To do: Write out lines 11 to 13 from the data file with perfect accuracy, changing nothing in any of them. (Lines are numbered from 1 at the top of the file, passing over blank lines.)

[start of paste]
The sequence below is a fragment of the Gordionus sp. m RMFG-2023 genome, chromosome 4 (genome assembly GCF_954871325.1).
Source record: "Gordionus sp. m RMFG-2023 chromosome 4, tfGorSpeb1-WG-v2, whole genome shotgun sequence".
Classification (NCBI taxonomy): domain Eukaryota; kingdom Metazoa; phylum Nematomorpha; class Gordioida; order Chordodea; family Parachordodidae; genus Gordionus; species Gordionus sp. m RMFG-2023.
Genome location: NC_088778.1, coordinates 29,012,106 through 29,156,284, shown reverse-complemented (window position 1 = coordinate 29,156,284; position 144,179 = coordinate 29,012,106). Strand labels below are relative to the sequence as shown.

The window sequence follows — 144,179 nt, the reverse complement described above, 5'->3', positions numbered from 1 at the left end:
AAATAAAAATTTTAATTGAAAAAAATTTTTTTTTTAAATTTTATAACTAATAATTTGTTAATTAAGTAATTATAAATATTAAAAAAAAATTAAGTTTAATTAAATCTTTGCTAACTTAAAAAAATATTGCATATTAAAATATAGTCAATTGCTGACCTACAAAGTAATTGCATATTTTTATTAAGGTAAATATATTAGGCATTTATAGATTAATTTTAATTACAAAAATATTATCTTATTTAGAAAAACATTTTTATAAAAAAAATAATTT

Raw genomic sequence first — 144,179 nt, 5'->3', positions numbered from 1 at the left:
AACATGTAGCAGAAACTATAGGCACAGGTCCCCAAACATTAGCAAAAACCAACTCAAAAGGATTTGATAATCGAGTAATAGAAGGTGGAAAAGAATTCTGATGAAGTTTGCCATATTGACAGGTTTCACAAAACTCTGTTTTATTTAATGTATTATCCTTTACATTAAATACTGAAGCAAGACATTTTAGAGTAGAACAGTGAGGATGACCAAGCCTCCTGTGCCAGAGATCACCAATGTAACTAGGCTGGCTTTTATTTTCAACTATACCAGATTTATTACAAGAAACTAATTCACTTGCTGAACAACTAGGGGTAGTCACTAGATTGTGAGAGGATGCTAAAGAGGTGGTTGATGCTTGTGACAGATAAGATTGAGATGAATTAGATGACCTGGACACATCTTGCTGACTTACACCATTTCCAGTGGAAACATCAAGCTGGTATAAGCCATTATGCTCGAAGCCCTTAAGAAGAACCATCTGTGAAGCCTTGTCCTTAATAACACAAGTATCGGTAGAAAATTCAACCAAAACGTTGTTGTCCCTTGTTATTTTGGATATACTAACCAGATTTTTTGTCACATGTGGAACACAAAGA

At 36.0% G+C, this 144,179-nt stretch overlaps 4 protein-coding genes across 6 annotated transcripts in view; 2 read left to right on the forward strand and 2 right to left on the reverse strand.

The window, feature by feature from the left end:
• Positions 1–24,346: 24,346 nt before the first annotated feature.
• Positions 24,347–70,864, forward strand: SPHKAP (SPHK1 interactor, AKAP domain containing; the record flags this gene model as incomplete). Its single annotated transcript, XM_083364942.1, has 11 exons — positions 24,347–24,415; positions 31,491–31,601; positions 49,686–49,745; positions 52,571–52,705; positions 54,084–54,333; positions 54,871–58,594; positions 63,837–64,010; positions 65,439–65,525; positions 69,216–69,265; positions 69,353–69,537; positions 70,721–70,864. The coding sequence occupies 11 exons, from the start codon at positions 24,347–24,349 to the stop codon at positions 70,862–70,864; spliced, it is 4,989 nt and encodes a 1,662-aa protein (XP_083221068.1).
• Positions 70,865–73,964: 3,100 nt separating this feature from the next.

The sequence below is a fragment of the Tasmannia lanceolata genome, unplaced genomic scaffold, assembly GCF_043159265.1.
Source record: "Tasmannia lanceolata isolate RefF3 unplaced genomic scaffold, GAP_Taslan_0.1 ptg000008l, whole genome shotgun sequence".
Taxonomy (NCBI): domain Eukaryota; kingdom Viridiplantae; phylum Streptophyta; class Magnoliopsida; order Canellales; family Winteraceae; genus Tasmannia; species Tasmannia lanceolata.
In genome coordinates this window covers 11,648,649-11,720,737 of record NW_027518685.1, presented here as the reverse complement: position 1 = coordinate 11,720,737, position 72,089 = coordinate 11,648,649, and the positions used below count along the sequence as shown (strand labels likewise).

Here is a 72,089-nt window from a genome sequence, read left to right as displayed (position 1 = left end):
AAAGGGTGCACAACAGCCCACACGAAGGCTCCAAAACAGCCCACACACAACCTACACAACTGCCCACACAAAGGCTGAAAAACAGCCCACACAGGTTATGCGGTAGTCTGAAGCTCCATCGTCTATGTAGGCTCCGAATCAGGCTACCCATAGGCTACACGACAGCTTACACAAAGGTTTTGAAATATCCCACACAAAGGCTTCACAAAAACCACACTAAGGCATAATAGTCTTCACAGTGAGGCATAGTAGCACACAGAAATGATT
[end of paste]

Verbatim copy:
• Positions 1–24,346: 24,346 nt before the first annotated feature.
• Positions 24,347–70,864, forward strand: SPHKAP (SPHK1 interactor, AKAP domain containing; the record flags this gene model as incomplete). Its single annotated transcript, XM_083364942.1, has 11 exons — positions 24,347–24,415; positions 31,491–31,601; positions 49,686–49,745; positions 52,571–52,705; positions 54,084–54,333; positions 54,871–58,594; positions 63,837–64,010; positions 65,439–65,525; positions 69,216–69,265; positions 69,353–69,537; positions 70,721–70,864. The coding sequence occupies 11 exons, from the start codon at positions 24,347–24,349 to the stop codon at positions 70,862–70,864; spliced, it is 4,989 nt and encodes a 1,662-aa protein (XP_083221068.1).
• Positions 70,865–73,964: 3,100 nt separating this feature from the next.